Skip to content Skip to navigation

Light Up Your Life In A Better Lit Office

Light Up Your Life In A Better Lit Office

Your work environment can make a big difference in your well-being.

Health benefits to a better lit office environment

Wednesday, April 8, 2015 - 19:00

Marsha Lewis, Contributing Producer

(Inside Science TV) – Your boss, the paperwork, long hours, the stress … all of this affects your health. But there's something else at the office that could impact your well-being: the kind of light exposure you experience.

"When you're exposed to bright light … You're more awake. More energetic," said Phyllis Zee, a neurologist and sleep specialist at Northwestern University in Chicago.

"Light really impacts all of those. It will impact your snacking behavior, your productivity, your sleep ... so it has impacts even beyond the workplace," said Ivy Cheung, a PhD candidate in neuroscience at Northwestern University.

But the kind of light you're getting can be the difference between night and day.

"What we found was those individuals that had a window in their office [meaning that they were exposed to more natural light], versus those who did not [meaning they relied on indoor light fixtures], that their self-reported health, how well they felt about their health quality, was improved, was higher with those with windows," said Zee.

The people who worked near windows also reported getting about 46 more minutes of sleep per night and having an overall better mood than people who worked away from windows.

"And what I thought was fairly surprising, was that they were also more likely to be physically more active," she remarked.

But how much of the right kind of light are you getting?

The intensity of the light in an area is measured in something called lux.

"If you're outside on a sunny day, it's about 100,000 lux. If it's a cloudy day and your outside and you're looking at the sky, it's about 10,000 lux," said Zee.

When it comes to indoor lighting, even well-lit offices only emit about 200 lux.

Neurologists and sleep experts at Northwestern University used special watches to track office workers' light exposure, movements and sleep patterns.

"We found that workers who had windows in their workspaces had about 173 percent more light exposure during work," said Cheung.

These employees got more and better quality sleep and were more physically active. Light exposure even affected their weight.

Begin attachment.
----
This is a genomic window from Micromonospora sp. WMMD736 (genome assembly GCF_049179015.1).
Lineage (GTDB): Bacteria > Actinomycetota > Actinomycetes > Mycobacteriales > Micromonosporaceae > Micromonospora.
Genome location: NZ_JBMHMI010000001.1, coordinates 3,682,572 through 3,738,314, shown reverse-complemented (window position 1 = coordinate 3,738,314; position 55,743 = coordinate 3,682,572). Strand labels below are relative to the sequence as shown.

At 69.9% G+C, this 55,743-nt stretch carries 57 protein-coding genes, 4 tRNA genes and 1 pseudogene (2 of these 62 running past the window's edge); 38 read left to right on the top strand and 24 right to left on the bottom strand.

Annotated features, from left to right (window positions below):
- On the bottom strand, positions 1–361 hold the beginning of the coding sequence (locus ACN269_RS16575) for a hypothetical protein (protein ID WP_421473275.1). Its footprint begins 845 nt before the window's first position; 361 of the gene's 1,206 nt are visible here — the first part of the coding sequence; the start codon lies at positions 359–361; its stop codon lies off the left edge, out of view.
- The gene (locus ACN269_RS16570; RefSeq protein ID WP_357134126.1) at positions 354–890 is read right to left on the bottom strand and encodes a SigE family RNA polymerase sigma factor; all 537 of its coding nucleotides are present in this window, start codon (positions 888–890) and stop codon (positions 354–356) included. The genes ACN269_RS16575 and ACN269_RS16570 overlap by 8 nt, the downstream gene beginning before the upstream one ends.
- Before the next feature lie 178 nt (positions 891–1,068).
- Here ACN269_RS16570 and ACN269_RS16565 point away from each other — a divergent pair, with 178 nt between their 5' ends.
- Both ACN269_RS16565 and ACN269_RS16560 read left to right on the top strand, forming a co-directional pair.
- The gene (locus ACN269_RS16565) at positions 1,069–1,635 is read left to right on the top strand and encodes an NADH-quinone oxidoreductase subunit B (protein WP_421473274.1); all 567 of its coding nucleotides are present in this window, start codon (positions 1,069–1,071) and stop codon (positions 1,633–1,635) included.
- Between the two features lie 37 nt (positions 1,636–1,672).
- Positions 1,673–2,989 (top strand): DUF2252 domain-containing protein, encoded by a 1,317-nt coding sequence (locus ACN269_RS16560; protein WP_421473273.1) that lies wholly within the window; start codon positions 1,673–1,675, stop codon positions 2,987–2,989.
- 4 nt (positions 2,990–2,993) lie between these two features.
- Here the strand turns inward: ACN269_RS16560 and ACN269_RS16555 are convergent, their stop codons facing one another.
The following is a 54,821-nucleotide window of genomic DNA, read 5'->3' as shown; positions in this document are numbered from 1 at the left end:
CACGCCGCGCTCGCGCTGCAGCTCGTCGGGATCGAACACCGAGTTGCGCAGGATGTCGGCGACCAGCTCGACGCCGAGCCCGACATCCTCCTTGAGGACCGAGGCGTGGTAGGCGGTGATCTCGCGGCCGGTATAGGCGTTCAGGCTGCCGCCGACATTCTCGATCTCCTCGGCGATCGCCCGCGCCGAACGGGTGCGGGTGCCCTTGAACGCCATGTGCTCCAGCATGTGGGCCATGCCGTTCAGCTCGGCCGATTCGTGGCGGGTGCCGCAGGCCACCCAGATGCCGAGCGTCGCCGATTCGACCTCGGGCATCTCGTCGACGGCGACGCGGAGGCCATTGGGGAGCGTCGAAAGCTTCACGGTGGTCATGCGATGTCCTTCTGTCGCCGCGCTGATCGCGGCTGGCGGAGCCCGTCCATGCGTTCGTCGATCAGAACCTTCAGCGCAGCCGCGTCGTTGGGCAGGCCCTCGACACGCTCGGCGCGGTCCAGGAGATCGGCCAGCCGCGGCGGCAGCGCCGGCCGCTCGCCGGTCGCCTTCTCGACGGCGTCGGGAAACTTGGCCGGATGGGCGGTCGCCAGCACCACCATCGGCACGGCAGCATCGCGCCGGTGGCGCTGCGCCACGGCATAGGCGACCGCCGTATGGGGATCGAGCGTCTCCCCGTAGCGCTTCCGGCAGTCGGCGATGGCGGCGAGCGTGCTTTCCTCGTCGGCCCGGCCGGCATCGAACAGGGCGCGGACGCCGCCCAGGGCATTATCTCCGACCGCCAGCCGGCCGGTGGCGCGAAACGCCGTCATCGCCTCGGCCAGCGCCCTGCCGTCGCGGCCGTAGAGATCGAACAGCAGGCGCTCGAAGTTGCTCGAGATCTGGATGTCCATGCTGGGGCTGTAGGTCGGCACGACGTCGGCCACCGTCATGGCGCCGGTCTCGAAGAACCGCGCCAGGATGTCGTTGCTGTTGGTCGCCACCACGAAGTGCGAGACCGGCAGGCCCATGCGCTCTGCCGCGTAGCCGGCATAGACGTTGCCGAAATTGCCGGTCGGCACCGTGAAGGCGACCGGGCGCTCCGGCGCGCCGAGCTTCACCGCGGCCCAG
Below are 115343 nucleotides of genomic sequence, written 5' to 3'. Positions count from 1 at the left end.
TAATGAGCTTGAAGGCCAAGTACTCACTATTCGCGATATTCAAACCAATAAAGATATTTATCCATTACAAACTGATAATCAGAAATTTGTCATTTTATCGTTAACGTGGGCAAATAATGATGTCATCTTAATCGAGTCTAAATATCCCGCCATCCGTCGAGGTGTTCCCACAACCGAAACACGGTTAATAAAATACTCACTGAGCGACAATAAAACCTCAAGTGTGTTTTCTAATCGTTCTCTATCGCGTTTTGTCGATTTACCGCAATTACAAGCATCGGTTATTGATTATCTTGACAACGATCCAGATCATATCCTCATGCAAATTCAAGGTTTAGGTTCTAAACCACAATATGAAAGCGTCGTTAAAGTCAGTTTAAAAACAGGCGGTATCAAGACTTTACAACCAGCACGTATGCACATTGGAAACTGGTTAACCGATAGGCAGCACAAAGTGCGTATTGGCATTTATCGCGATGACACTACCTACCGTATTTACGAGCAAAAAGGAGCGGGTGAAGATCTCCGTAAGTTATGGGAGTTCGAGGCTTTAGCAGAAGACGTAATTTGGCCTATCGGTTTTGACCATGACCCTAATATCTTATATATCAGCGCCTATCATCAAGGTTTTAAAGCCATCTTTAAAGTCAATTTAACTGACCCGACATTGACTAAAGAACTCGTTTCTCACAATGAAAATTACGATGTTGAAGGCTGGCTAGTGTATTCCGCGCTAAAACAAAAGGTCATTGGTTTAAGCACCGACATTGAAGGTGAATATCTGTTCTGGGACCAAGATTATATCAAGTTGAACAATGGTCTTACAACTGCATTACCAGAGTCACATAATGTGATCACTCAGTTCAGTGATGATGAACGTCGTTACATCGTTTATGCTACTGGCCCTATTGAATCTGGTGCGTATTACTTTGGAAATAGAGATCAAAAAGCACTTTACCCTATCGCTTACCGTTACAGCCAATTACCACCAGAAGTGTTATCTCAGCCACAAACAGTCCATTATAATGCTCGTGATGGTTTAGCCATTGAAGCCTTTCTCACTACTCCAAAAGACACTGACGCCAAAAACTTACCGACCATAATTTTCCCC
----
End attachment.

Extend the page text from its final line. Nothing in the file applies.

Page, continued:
The researchers also found that the time of day  individuals were exposed to light made a difference in their health.

"Those individuals who had a light exposure of a lux level of intensity of 500 lux or higher, if they got that more in the morning, they were leaner than those who had the light exposure later in the day," Zee said.

So even the timing of your light exposure is important.

"If you had to choose a time … morning light is the most important light," said Zee.

What do you do if you don't have a window in your office? Fake it! With a light box or light emitting goggles.

Using either the light box or goggles just thirty minutes a day can trick your body into thinking you're getting the light it so desperately craves. But if this isn't your style … take your next conference call outside, or eat lunch near a window.

"One of the key messages that increasing exposure to light, whether it's natural or artificial, can be beneficial to one's overall physical health and mental health and also work performance and productivity," said Zee.


Get Inside The Science:

Natural Light In The Workplace Increases Health

Phyllis Zee, Northwestern University

Ivy Cheung, Northwestern University

Filed under

Republish

Authorized news sources may reproduce our content. Find out more about how that works. © American Institute of Physics

Author Bio & Story Archive

Marsha Lewis is a freelance producer based in California.  She has won 11 National Telly Awards and nine Regional Emmy Awards for her work in local and national syndicated news.

I’ve dedicated my time to reporting and producing stories focused on medical, science and technology. I created a nationally award winning series dedicated to promoting women and their great accomplishments.  Now I’ve taken that expertise outside the traditional TV news format and broadened the viewership to people around the world.